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ISU Professor: Addressing Toxic Masculinity Means More Conversations


A recent Gillette advertisement on "The Best A Man Can Get" highlights the various ways men interact with the #MeToo movement, pointing to typically male-centric behaviors.

The ad received both praise and criticism, some men going as far as throwing away their Gillette brand shaving products and shaming the company for using stereotypes to profit.

Illinois State University Women and Gender Studies Professor Tanya Diaz-Kozlowski said reactions to the ad on both sides of the spectrum point to an interesting question: “How do we ‘activism’?”

The way Gillette is using activist roots to sell their products isn’t new, she said. It’s just like Nike using former 49ers quarterback Colin Kaepernick as the face of the brand last year.

But the difference here is gendered. Gillette pointed to acts no one wants to talk about: sexual harassment and bullying.

“If you're offended by Gillette and their commercial, then I am a little concerned,” she said. “Because the ad itself is trying to speak to men in particular by saying, ‘Hey, who are we as a group? We need to recognize these things.’”

Diaz-Kozlowski said what Gillette is doing isn’t exactly right, but it’s not wrong either. She said what we choose to do with this makes all the difference. Her suggestion? Keep talking.

“How are we going to continue to have these conversations about toxic masculinity and patriarchy and how all people participate in patriarchy,” she said. “Because it’s a socio-political system. It's not an individual man or a group of men. Now, do men participate in patriarchy? Yes, they do. Is toxic masculinity problematic? Yes, it is.”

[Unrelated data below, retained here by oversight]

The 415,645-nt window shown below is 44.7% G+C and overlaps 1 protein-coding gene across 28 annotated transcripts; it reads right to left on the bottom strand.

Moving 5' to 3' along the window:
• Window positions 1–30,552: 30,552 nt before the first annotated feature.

Diaz-Kozlowski uses black feminist scholar Bell Hooks’ words to define patriarchy: “Patriarchy is a political-social system that insists that males are inherently dominating, superior to everything and everyone deemed weak, especially females, and endowed with the right to dominate and rule over the weak and to maintain that dominance through various forms of psychological terrorism and violence.”

But Diaz-Kozlowski said addressing patriarchy takes the work of people from all parts of the gender spectrum. But, most importantly, she said it involves changing the way we have attempted to address toxic masculinity in the past.

“So rather than saying, ‘Well, how can we protect women?’ and ‘How can we have more emergency lights on the Quad?’ and, you know, ‘Let's do a safe walk program,’ we need to be interrogating why is it that the majority of violent crime is being committed by men.”

The American Psychological Association recently released a study providing its first-ever male-centric guidelines for mental health care. A main theme throughout the study is addressing the behaviors of toxic masculinity.

“Toxic masculinity is kind of like an everyday colloquial term for hegemonic masculinity. So hegemonic is just like a boujie word for power and dominant,” Diaz-Kozlowski said.

But she said a lot of these behaviors coined as toxic masculine behaviors begin as socially constructed and learned behaviors. Like men holding doors for women. It’s a nice gesture, she explained, but its history is rooted in showing male dominance over the “weak” female.

Toxic masculinity can be unlearned, but you have to be willing to recognize that it's actually harmful.

"It's harmful to people of all genders, but it has different impacts and effects for women than it does for men,” Diaz-Kozlowski said.

In order to move forward she said we first have to have the ability to talk about toxic masculinity and the will to change.

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